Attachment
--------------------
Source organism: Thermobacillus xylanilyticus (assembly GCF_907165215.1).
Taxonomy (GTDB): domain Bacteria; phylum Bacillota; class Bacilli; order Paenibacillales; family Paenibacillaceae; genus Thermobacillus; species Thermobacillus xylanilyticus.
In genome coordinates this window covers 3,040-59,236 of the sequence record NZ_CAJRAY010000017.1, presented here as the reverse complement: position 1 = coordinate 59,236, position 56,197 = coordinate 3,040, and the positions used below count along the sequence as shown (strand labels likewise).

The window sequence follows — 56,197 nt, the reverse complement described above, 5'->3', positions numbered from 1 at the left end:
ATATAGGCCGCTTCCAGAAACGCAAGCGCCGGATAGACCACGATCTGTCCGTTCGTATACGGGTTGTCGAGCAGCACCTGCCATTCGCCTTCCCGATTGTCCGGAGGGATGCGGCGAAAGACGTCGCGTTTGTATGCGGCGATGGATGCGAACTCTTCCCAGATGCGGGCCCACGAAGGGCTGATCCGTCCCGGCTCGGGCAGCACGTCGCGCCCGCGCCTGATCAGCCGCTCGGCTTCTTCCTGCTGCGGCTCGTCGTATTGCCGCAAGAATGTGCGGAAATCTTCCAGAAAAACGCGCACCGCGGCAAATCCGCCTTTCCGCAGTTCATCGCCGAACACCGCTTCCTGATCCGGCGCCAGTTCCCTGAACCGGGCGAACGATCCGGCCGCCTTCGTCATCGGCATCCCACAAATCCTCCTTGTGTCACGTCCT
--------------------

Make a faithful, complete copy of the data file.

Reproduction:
Source organism: Thermobacillus xylanilyticus (assembly GCF_907165215.1).
Taxonomy (GTDB): domain Bacteria; phylum Bacillota; class Bacilli; order Paenibacillales; family Paenibacillaceae; genus Thermobacillus; species Thermobacillus xylanilyticus.
In genome coordinates this window covers 3,040-59,236 of the sequence record NZ_CAJRAY010000017.1, presented here as the reverse complement: position 1 = coordinate 59,236, position 56,197 = coordinate 3,040, and the positions used below count along the sequence as shown (strand labels likewise).

The window sequence follows — 56,197 nt, the reverse complement described above, 5'->3', positions numbered from 1 at the left end:
ATATAGGCCGCTTCCAGAAACGCAAGCGCCGGATAGACCACGATCTGTCCGTTCGTATACGGGTTGTCGAGCAGCACCTGCCATTCGCCTTCCCGATTGTCCGGAGGGATGCGGCGAAAGACGTCGCGTTTGTATGCGGCGATGGATGCGAACTCTTCCCAGATGCGGGCCCACGAAGGGCTGATCCGTCCCGGCTCGGGCAGCACGTCGCGCCCGCGCCTGATCAGCCGCTCGGCTTCTTCCTGCTGCGGCTCGTCGTATTGCCGCAAGAATGTGCGGAAATCTTCCAGAAAAACGCGCACCGCGGCAAATCCGCCTTTCCGCAGTTCATCGCCGAACACCGCTTCCTGATCCGGCGCCAGTTCCCTGAACCGGGCGAACGATCCGGCCGCCTTCGTCATCGGCATCCCACAAATCCTCCTTGTGTCACGTCCT